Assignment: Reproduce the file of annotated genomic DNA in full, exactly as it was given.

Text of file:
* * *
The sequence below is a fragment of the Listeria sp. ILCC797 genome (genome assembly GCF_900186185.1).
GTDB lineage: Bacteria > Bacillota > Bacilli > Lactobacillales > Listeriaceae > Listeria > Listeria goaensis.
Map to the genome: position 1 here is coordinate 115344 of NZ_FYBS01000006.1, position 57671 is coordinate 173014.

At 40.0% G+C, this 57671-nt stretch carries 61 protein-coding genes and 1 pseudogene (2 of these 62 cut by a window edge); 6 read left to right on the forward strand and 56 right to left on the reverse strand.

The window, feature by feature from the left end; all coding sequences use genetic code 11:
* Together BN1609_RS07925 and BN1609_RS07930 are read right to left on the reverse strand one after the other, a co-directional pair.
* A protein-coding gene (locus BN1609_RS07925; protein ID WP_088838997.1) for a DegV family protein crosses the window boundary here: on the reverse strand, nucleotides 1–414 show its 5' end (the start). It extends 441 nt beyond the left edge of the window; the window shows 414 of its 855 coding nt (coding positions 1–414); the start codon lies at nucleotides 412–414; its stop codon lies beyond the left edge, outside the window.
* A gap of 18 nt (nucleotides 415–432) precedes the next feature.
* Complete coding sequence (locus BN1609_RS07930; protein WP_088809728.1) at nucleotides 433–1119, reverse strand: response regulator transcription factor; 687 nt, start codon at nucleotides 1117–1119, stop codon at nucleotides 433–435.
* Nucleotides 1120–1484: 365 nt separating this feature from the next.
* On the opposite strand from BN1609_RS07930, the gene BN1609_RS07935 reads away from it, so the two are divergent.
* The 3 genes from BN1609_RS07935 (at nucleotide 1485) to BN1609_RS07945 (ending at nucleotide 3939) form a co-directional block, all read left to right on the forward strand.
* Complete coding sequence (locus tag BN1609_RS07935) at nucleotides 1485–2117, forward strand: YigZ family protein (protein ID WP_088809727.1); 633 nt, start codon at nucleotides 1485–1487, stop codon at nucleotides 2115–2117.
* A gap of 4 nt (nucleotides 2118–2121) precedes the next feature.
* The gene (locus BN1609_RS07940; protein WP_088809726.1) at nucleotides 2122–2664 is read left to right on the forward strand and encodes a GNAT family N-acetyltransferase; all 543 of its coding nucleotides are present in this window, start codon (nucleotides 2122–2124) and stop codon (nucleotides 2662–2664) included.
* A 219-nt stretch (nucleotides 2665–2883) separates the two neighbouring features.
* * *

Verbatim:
The sequence below is a fragment of the Listeria sp. ILCC797 genome (genome assembly GCF_900186185.1).
GTDB lineage: Bacteria > Bacillota > Bacilli > Lactobacillales > Listeriaceae > Listeria > Listeria goaensis.
Map to the genome: position 1 here is coordinate 115344 of NZ_FYBS01000006.1, position 57671 is coordinate 173014.

At 40.0% G+C, this 57671-nt stretch carries 61 protein-coding genes and 1 pseudogene (2 of these 62 cut by a window edge); 6 read left to right on the forward strand and 56 right to left on the reverse strand.

The window, feature by feature from the left end; all coding sequences use genetic code 11:
* Together BN1609_RS07925 and BN1609_RS07930 are read right to left on the reverse strand one after the other, a co-directional pair.
* A protein-coding gene (locus BN1609_RS07925; protein ID WP_088838997.1) for a DegV family protein crosses the window boundary here: on the reverse strand, nucleotides 1–414 show its 5' end (the start). It extends 441 nt beyond the left edge of the window; the window shows 414 of its 855 coding nt (coding positions 1–414); the start codon lies at nucleotides 412–414; its stop codon lies beyond the left edge, outside the window.
* A gap of 18 nt (nucleotides 415–432) precedes the next feature.
* Complete coding sequence (locus BN1609_RS07930; protein WP_088809728.1) at nucleotides 433–1119, reverse strand: response regulator transcription factor; 687 nt, start codon at nucleotides 1117–1119, stop codon at nucleotides 433–435.
* Nucleotides 1120–1484: 365 nt separating this feature from the next.
* On the opposite strand from BN1609_RS07930, the gene BN1609_RS07935 reads away from it, so the two are divergent.
* The 3 genes from BN1609_RS07935 (at nucleotide 1485) to BN1609_RS07945 (ending at nucleotide 3939) form a co-directional block, all read left to right on the forward strand.
* Complete coding sequence (locus tag BN1609_RS07935) at nucleotides 1485–2117, forward strand: YigZ family protein (protein ID WP_088809727.1); 633 nt, start codon at nucleotides 1485–1487, stop codon at nucleotides 2115–2117.
* A gap of 4 nt (nucleotides 2118–2121) precedes the next feature.
* The gene (locus BN1609_RS07940; protein WP_088809726.1) at nucleotides 2122–2664 is read left to right on the forward strand and encodes a GNAT family N-acetyltransferase; all 543 of its coding nucleotides are present in this window, start codon (nucleotides 2122–2124) and stop codon (nucleotides 2662–2664) included.
* A 219-nt stretch (nucleotides 2665–2883) separates the two neighbouring features.